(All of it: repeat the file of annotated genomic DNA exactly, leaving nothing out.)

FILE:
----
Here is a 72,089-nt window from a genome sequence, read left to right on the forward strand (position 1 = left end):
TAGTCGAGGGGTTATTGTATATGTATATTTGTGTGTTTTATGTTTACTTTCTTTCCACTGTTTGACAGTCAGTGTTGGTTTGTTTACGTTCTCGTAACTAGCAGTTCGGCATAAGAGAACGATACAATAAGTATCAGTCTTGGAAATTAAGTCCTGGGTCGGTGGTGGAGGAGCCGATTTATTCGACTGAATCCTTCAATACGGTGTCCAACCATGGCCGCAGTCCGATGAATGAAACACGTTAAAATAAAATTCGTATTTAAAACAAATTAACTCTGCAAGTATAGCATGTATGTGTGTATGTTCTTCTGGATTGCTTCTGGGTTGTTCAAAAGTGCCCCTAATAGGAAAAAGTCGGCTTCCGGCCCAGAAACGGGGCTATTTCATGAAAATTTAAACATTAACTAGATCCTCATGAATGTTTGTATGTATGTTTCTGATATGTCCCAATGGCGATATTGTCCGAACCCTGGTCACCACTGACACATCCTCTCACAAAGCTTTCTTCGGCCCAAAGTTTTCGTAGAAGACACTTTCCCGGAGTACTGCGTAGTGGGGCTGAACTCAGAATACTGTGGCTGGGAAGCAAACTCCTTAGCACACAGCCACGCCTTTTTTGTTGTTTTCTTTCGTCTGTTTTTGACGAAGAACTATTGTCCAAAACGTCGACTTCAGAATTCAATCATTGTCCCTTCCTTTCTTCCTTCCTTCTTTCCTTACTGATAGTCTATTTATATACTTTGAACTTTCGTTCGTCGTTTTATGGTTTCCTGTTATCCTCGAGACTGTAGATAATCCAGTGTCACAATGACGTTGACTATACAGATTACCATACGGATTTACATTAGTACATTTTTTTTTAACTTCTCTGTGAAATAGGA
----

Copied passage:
Here is a 72,089-nt window from a genome sequence, read left to right on the forward strand (position 1 = left end):
TAGTCGAGGGGTTATTGTATATGTATATTTGTGTGTTTTATGTTTACTTTCTTTCCACTGTTTGACAGTCAGTGTTGGTTTGTTTACGTTCTCGTAACTAGCAGTTCGGCATAAGAGAACGATACAATAAGTATCAGTCTTGGAAATTAAGTCCTGGGTCGGTGGTGGAGGAGCCGATTTATTCGACTGAATCCTTCAATACGGTGTCCAACCATGGCCGCAGTCCGATGAATGAAACACGTTAAAATAAAATTCGTATTTAAAACAAATTAACTCTGCAAGTATAGCATGTATGTGTGTATGTTCTTCTGGATTGCTTCTGGGTTGTTCAAAAGTGCCCCTAATAGGAAAAAGTCGGCTTCCGGCCCAGAAACGGGGCTATTTCATGAAAATTTAAACATTAACTAGATCCTCATGAATGTTTGTATGTATGTTTCTGATATGTCCCAATGGCGATATTGTCCGAACCCTGGTCACCACTGACACATCCTCTCACAAAGCTTTCTTCGGCCCAAAGTTTTCGTAGAAGACACTTTCCCGGAGTACTGCGTAGTGGGGCTGAACTCAGAATACTGTGGCTGGGAAGCAAACTCCTTAGCACACAGCCACGCCTTTTTTGTTGTTTTCTTTCGTCTGTTTTTGACGAAGAACTATTGTCCAAAACGTCGACTTCAGAATTCAATCATTGTCCCTTCCTTTCTTCCTTCCTTCTTTCCTTACTGATAGTCTATTTATATACTTTGAACTTTCGTTCGTCGTTTTATGGTTTCCTGTTATCCTCGAGACTGTAGATAATCCAGTGTCACAATGACGTTGACTATACAGATTACCATACGGATTTACATTAGTACATTTTTTTTTAACTTCTCTGTGAAATAGGA